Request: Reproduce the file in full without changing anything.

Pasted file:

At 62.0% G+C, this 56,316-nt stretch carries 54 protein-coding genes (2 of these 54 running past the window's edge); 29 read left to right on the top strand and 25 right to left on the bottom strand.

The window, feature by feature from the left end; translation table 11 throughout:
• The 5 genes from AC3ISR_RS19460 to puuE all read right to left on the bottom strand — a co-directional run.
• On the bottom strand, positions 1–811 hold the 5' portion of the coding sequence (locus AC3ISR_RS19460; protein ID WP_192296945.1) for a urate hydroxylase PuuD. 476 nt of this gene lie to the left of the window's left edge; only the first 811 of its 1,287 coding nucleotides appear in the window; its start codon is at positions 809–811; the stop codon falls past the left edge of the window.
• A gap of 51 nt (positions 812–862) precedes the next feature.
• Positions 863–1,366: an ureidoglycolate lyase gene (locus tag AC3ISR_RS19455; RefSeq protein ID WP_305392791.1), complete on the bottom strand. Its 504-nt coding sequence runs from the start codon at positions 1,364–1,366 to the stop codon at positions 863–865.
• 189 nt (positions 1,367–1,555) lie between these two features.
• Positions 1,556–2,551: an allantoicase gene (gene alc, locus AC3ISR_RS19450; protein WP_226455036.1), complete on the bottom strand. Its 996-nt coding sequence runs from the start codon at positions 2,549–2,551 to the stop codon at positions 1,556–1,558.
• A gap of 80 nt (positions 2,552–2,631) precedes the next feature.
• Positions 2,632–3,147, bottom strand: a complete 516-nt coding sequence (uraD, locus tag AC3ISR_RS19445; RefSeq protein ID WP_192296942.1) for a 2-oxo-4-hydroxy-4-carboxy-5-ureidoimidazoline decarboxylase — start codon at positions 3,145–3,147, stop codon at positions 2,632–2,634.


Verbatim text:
At 62.0% G+C, this 56,316-nt stretch carries 54 protein-coding genes (2 of these 54 running past the window's edge); 29 read left to right on the top strand and 25 right to left on the bottom strand.

The window, feature by feature from the left end; translation table 11 throughout:
• The 5 genes from AC3ISR_RS19460 to puuE all read right to left on the bottom strand — a co-directional run.
• On the bottom strand, positions 1–811 hold the 5' portion of the coding sequence (locus AC3ISR_RS19460; protein ID WP_192296945.1) for a urate hydroxylase PuuD. 476 nt of this gene lie to the left of the window's left edge; only the first 811 of its 1,287 coding nucleotides appear in the window; its start codon is at positions 809–811; the stop codon falls past the left edge of the window.
• A gap of 51 nt (positions 812–862) precedes the next feature.
• Positions 863–1,366: an ureidoglycolate lyase gene (locus tag AC3ISR_RS19455; RefSeq protein ID WP_305392791.1), complete on the bottom strand. Its 504-nt coding sequence runs from the start codon at positions 1,364–1,366 to the stop codon at positions 863–865.
• 189 nt (positions 1,367–1,555) lie between these two features.
• Positions 1,556–2,551: an allantoicase gene (gene alc, locus AC3ISR_RS19450; protein WP_226455036.1), complete on the bottom strand. Its 996-nt coding sequence runs from the start codon at positions 2,549–2,551 to the stop codon at positions 1,556–1,558.
• A gap of 80 nt (positions 2,552–2,631) precedes the next feature.
• Positions 2,632–3,147, bottom strand: a complete 516-nt coding sequence (uraD, locus tag AC3ISR_RS19445; RefSeq protein ID WP_192296942.1) for a 2-oxo-4-hydroxy-4-carboxy-5-ureidoimidazoline decarboxylase — start codon at positions 3,145–3,147, stop codon at positions 2,632–2,634.